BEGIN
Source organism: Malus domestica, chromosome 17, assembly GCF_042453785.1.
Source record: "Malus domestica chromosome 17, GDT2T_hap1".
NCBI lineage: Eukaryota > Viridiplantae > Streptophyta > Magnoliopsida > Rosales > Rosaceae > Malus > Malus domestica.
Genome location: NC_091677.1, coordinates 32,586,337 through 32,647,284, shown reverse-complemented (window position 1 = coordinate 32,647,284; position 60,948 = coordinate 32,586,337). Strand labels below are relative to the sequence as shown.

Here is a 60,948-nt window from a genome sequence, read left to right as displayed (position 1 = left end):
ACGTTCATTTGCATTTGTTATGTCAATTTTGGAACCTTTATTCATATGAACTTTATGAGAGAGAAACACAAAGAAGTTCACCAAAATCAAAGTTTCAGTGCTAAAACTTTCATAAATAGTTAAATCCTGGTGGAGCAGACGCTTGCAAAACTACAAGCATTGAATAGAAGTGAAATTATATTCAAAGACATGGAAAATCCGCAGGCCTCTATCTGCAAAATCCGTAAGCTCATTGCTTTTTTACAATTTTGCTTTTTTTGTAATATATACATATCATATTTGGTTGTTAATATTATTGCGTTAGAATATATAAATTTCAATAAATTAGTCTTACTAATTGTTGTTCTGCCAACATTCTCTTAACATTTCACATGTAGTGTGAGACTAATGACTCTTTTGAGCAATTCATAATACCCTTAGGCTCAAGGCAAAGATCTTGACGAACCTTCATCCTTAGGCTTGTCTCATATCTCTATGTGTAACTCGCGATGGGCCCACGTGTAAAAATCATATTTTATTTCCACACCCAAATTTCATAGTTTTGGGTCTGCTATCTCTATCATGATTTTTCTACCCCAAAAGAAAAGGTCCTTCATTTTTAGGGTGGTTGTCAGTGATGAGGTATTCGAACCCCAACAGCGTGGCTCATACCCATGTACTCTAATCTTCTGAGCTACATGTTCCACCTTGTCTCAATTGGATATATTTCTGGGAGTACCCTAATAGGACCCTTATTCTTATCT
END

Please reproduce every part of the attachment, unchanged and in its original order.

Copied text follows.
Source organism: Malus domestica, chromosome 17, assembly GCF_042453785.1.
Source record: "Malus domestica chromosome 17, GDT2T_hap1".
NCBI lineage: Eukaryota > Viridiplantae > Streptophyta > Magnoliopsida > Rosales > Rosaceae > Malus > Malus domestica.
Genome location: NC_091677.1, coordinates 32,586,337 through 32,647,284, shown reverse-complemented (window position 1 = coordinate 32,647,284; position 60,948 = coordinate 32,586,337). Strand labels below are relative to the sequence as shown.

Here is a 60,948-nt window from a genome sequence, read left to right as displayed (position 1 = left end):
ACGTTCATTTGCATTTGTTATGTCAATTTTGGAACCTTTATTCATATGAACTTTATGAGAGAGAAACACAAAGAAGTTCACCAAAATCAAAGTTTCAGTGCTAAAACTTTCATAAATAGTTAAATCCTGGTGGAGCAGACGCTTGCAAAACTACAAGCATTGAATAGAAGTGAAATTATATTCAAAGACATGGAAAATCCGCAGGCCTCTATCTGCAAAATCCGTAAGCTCATTGCTTTTTTACAATTTTGCTTTTTTTGTAATATATACATATCATATTTGGTTGTTAATATTATTGCGTTAGAATATATAAATTTCAATAAATTAGTCTTACTAATTGTTGTTCTGCCAACATTCTCTTAACATTTCACATGTAGTGTGAGACTAATGACTCTTTTGAGCAATTCATAATACCCTTAGGCTCAAGGCAAAGATCTTGACGAACCTTCATCCTTAGGCTTGTCTCATATCTCTATGTGTAACTCGCGATGGGCCCACGTGTAAAAATCATATTTTATTTCCACACCCAAATTTCATAGTTTTGGGTCTGCTATCTCTATCATGATTTTTCTACCCCAAAAGAAAAGGTCCTTCATTTTTAGGGTGGTTGTCAGTGATGAGGTATTCGAACCCCAACAGCGTGGCTCATACCCATGTACTCTAATCTTCTGAGCTACATGTTCCACCTTGTCTCAATTGGATATATTTCTGGGAGTACCCTAATAGGACCCTTATTCTTATCT